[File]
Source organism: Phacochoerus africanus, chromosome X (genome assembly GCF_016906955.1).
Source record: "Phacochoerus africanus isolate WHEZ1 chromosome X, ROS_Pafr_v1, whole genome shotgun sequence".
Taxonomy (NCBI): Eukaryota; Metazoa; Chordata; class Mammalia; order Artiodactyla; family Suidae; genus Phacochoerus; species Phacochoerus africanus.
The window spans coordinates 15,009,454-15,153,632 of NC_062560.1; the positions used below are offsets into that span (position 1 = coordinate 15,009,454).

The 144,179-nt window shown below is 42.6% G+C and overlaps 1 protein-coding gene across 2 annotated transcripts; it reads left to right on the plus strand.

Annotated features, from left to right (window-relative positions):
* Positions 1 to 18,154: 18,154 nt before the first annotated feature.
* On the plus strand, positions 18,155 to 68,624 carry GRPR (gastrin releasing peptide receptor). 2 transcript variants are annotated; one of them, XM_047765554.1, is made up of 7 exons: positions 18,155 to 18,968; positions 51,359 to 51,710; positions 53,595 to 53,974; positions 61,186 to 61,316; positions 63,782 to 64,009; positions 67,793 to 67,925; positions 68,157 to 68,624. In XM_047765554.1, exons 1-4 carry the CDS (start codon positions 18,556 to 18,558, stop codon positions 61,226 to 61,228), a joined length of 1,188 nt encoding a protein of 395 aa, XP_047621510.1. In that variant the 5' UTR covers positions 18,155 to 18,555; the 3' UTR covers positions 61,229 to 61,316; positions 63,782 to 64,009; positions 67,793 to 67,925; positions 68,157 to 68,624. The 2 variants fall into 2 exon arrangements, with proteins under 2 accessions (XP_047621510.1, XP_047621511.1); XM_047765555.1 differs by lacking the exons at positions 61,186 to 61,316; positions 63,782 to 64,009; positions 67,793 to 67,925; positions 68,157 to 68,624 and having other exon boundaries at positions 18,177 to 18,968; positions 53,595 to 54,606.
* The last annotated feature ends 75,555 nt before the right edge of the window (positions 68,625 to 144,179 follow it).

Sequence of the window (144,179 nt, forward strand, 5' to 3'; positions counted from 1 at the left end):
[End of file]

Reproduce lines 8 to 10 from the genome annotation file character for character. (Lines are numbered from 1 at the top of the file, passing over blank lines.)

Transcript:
* On the plus strand, positions 18,155 to 68,624 carry GRPR (gastrin releasing peptide receptor). 2 transcript variants are annotated; one of them, XM_047765554.1, is made up of 7 exons: positions 18,155 to 18,968; positions 51,359 to 51,710; positions 53,595 to 53,974; positions 61,186 to 61,316; positions 63,782 to 64,009; positions 67,793 to 67,925; positions 68,157 to 68,624. In XM_047765554.1, exons 1-4 carry the CDS (start codon positions 18,556 to 18,558, stop codon positions 61,226 to 61,228), a joined length of 1,188 nt encoding a protein of 395 aa, XP_047621510.1. In that variant the 5' UTR covers positions 18,155 to 18,555; the 3' UTR covers positions 61,229 to 61,316; positions 63,782 to 64,009; positions 67,793 to 67,925; positions 68,157 to 68,624. The 2 variants fall into 2 exon arrangements, with proteins under 2 accessions (XP_047621510.1, XP_047621511.1); XM_047765555.1 differs by lacking the exons at positions 61,186 to 61,316; positions 63,782 to 64,009; positions 67,793 to 67,925; positions 68,157 to 68,624 and having other exon boundaries at positions 18,177 to 18,968; positions 53,595 to 54,606.
* The last annotated feature ends 75,555 nt before the right edge of the window (positions 68,625 to 144,179 follow it).

Sequence of the window (144,179 nt, forward strand, 5' to 3'; positions counted from 1 at the left end):